In this analogy, the physical model subdivides into the static model, showing the geometry of the reservoir in its virgin state, and the dynamic physical model, predicting fluid flows and pressures under various production scenarios.

  22. tonyb

    Tamsin

    With regards to a GCM-what parameters would be used to construct it- for example land surface temperatures and Sea Surface temperatures?
    Also would you just accept the data you use as being 100% reliable?
    How do you factor in natural variability?

    I saw the Met Office (I think) constructing a GCM years ago but there seem to be many more parameters these days.
    tonyb

  23. Ben B

    I like your clarity in defining conceptual, statistical or physical models.
    I wonder, however, whether we need to extend the definition of “physical model” to something like “Mechanistic model” . This was touched on by Irie and Richard Betts earlier in the thread. As climate models have evolved into earth system models, they have increasingly needed to incorporate information from chemical and biological processes. Representation of these processes (physical or not) is mechanistic. For example sulphur dioxide gas can be oxidised to form sulphates (aerosol particles, which interact with clouds, radiation etc). The model prescribes the mechanism (not the resulting sulphate concentration, which emerges when the simulations is driven by observed emissions of sulphur dioxide). While this all falls under your description physical I think there is a property of physical simulators which doesn’t necessarily extend to wider mechanistic simulators. Physical systems are bound by very strong (physical) constraints. Your physical simulator has got to conserve energy, momentum and mass (something which must be as true for future climate as it is today) and failure to do so renders your simulator non-physical . Our faith (or not) for representations of many chemical or biological processes is based solely on how well a given processes is observed in the real world.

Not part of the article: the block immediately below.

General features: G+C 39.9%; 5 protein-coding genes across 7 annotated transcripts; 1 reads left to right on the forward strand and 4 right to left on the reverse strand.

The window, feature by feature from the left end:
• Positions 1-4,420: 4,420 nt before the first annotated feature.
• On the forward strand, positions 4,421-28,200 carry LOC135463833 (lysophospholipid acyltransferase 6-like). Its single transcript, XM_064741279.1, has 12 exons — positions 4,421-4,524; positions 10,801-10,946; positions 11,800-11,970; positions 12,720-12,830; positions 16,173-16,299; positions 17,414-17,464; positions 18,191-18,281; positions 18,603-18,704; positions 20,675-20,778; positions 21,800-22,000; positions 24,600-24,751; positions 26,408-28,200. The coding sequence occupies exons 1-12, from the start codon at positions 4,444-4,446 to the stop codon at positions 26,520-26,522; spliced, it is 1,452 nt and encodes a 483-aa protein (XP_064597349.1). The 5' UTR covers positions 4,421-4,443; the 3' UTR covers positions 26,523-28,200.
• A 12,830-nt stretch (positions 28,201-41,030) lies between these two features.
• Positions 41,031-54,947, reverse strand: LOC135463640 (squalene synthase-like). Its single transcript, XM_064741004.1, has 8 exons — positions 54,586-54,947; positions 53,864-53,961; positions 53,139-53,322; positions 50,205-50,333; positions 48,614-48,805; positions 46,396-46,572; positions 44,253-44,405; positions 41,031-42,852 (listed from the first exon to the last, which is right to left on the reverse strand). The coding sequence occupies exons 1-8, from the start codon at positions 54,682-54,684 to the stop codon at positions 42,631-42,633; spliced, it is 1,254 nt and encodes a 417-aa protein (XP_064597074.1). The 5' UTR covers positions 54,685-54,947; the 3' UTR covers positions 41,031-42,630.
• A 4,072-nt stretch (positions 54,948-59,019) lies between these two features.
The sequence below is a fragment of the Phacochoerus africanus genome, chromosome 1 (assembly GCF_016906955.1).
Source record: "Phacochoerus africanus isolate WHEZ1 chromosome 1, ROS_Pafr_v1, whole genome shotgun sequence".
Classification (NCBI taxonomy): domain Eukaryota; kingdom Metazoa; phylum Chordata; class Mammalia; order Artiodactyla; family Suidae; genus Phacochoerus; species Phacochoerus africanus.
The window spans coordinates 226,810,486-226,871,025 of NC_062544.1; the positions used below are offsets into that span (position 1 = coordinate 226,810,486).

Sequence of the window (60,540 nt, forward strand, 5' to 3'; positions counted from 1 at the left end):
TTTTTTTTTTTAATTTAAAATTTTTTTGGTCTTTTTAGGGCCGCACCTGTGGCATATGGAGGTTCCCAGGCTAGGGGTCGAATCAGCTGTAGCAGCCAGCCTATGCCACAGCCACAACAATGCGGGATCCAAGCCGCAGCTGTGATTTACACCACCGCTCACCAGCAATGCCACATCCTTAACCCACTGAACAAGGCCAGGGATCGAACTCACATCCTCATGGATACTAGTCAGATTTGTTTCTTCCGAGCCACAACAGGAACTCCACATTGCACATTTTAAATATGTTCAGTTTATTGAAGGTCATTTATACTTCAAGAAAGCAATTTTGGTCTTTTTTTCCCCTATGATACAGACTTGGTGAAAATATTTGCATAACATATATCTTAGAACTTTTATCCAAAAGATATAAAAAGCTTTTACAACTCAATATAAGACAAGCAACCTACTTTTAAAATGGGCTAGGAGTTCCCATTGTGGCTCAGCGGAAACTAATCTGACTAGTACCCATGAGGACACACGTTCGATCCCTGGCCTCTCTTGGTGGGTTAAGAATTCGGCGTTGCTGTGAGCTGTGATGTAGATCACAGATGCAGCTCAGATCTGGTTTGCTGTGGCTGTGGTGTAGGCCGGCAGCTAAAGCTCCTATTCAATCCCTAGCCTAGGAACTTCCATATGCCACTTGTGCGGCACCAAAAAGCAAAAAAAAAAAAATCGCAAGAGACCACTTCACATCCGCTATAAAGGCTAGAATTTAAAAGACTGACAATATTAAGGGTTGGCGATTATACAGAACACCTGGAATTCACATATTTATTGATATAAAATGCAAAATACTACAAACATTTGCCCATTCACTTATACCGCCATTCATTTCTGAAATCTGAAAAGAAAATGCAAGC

Regarding physical models vs simulators – I have only started to use simulators after excessive exposure to statisticians who mis-interpreted what I meant by “model“. I think I agree that simulator is less ambiguous

  24. Joshua

    Tamsin –

    I don’t know if you’ve already seen this, but I thought you might find it interesting. It is from Isaac Held’s first blog post:

    I call myself an atmospheric or climate dynamicist/theorist/modeler. I am sure that there are philosophers of science who distinguish between the terms “theory” and “model”, but I don’t. I work with a range of theories of different kinds; when these reach a certain level of complexity they are typically referred to as computer models. The most relevant distinction relates to the purpose of the model. Some models are meant to improve our understanding of the climate system, not to simulate it with any precision. I like to talk about building a hierarchy of these models designed to improve and encapsulate our understanding. The most comprehensive models can be thought of as our best attempts at simulation, limited by available computer resources and our understanding of the effective governing dynamics on space and time scales resolvable with those resources.

    http://www.gfdl.noaa.gov/blog/isaac-held/2011/02/17/1-introduction/#comments

    • Anteros

      Joshua –